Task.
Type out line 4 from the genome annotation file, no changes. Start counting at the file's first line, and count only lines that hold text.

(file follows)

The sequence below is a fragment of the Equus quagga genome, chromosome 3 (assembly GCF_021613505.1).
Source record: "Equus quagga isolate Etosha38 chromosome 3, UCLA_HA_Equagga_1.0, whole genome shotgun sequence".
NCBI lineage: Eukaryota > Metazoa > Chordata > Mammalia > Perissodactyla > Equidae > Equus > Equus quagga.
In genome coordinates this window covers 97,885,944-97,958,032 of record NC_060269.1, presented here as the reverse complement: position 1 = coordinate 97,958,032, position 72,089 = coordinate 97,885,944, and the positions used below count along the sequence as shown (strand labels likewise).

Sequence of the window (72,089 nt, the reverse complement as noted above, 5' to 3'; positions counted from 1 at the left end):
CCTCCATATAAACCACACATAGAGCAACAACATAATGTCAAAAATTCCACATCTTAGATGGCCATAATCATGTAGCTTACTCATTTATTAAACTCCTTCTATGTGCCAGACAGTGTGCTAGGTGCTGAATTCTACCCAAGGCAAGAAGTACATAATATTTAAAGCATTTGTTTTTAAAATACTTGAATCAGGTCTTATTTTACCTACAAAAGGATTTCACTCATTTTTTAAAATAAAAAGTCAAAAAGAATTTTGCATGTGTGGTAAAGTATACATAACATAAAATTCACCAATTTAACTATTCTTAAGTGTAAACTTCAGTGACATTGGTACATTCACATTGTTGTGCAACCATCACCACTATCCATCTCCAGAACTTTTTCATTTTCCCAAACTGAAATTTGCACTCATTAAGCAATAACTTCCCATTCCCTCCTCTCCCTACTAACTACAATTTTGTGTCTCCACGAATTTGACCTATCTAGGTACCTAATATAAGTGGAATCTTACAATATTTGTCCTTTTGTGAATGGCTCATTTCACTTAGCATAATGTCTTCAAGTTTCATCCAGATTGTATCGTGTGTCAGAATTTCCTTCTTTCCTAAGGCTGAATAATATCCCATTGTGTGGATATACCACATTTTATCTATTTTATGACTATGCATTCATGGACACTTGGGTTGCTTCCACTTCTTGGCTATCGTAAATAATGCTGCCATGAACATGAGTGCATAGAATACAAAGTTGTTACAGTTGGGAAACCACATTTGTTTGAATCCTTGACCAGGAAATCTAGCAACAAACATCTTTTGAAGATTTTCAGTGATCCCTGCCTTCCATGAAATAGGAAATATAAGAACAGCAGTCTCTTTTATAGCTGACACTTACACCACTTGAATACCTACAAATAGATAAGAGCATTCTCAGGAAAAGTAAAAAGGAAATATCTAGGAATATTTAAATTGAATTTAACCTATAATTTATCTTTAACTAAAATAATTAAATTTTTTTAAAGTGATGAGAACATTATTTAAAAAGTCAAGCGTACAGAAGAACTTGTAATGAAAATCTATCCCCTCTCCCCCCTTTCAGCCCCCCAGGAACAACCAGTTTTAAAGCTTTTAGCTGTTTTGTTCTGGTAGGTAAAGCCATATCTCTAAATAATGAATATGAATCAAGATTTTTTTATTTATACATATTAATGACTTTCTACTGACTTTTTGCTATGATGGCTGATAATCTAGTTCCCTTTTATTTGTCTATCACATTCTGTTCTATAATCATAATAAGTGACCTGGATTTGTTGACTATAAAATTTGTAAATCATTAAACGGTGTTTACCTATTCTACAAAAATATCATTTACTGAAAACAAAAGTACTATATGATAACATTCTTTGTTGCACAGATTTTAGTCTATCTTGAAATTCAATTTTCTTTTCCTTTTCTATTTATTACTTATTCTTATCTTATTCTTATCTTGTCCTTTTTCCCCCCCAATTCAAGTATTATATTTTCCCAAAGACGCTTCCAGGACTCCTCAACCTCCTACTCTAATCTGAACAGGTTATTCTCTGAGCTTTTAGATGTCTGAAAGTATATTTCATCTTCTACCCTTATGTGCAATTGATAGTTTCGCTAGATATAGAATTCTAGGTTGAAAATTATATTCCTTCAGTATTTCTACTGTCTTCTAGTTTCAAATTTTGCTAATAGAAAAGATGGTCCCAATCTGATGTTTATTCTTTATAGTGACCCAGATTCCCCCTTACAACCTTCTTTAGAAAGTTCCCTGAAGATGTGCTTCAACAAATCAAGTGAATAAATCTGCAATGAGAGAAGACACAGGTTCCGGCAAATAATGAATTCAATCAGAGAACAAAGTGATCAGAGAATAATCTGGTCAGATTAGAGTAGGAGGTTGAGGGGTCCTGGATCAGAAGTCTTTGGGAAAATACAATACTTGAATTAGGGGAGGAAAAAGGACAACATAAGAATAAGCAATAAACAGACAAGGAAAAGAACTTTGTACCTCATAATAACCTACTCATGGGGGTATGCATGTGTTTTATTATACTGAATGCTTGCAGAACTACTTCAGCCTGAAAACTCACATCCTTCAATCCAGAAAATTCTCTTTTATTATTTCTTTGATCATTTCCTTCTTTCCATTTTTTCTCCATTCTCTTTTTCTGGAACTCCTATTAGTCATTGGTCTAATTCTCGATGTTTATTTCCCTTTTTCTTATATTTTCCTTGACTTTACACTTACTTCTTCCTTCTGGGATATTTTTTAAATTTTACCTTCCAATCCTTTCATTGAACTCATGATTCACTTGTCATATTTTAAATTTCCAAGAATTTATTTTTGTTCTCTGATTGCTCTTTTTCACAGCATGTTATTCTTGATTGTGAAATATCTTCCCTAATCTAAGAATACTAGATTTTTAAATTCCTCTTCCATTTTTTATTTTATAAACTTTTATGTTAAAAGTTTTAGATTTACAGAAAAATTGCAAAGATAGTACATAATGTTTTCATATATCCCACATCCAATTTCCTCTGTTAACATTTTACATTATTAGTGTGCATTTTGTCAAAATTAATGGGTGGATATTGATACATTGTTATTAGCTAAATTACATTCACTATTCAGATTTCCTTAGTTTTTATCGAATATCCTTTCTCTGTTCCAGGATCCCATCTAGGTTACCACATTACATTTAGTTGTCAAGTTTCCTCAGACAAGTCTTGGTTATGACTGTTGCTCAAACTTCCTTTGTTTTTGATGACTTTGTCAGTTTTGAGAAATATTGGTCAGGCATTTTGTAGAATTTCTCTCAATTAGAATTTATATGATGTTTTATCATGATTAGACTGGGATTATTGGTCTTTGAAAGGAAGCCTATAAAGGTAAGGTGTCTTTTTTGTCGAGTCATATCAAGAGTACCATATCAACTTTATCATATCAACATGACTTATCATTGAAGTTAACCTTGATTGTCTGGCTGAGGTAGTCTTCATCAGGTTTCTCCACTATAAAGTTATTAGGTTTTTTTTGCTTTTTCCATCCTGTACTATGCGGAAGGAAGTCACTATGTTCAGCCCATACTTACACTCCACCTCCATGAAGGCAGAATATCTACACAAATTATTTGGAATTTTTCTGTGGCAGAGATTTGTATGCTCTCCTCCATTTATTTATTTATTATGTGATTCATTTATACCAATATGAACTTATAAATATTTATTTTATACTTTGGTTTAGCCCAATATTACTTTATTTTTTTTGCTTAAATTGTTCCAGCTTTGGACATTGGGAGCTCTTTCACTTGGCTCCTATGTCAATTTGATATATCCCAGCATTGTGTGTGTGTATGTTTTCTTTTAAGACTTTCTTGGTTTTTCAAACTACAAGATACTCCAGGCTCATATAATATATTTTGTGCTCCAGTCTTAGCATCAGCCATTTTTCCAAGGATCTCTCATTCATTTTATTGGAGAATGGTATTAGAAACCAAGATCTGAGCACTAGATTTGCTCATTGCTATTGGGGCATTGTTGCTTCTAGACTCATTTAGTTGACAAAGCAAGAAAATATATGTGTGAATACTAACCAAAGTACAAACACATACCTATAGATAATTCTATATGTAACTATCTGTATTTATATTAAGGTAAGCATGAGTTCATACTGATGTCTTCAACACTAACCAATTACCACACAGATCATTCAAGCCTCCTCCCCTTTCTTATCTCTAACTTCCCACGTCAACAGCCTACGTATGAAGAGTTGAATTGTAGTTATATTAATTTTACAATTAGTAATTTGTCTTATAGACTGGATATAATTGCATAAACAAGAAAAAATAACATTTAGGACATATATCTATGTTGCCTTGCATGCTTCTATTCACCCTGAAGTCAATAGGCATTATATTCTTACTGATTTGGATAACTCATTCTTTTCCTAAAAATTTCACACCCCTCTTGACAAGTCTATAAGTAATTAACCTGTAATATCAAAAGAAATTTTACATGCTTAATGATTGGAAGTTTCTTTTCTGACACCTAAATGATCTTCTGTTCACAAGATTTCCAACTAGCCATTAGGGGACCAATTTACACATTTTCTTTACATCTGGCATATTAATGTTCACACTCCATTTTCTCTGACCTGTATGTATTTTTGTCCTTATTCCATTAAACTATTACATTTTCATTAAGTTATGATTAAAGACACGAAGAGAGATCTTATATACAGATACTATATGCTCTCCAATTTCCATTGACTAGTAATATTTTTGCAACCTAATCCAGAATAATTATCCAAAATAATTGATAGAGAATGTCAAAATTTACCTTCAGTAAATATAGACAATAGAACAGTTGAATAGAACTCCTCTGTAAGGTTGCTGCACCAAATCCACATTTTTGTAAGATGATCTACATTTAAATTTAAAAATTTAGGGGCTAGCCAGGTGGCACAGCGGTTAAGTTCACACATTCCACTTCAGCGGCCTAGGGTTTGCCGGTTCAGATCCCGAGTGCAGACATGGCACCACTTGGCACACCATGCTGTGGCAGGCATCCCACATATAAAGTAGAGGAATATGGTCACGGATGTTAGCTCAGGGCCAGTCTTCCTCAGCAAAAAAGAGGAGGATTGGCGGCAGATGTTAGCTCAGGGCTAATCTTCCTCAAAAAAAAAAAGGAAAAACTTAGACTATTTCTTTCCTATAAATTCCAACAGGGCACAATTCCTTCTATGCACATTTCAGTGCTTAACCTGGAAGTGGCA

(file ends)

In genome coordinates this window covers 97,885,944-97,958,032 of record NC_060269.1, presented here as the reverse complement: position 1 = coordinate 97,958,032, position 72,089 = coordinate 97,885,944, and the positions used below count along the sequence as shown (strand labels likewise).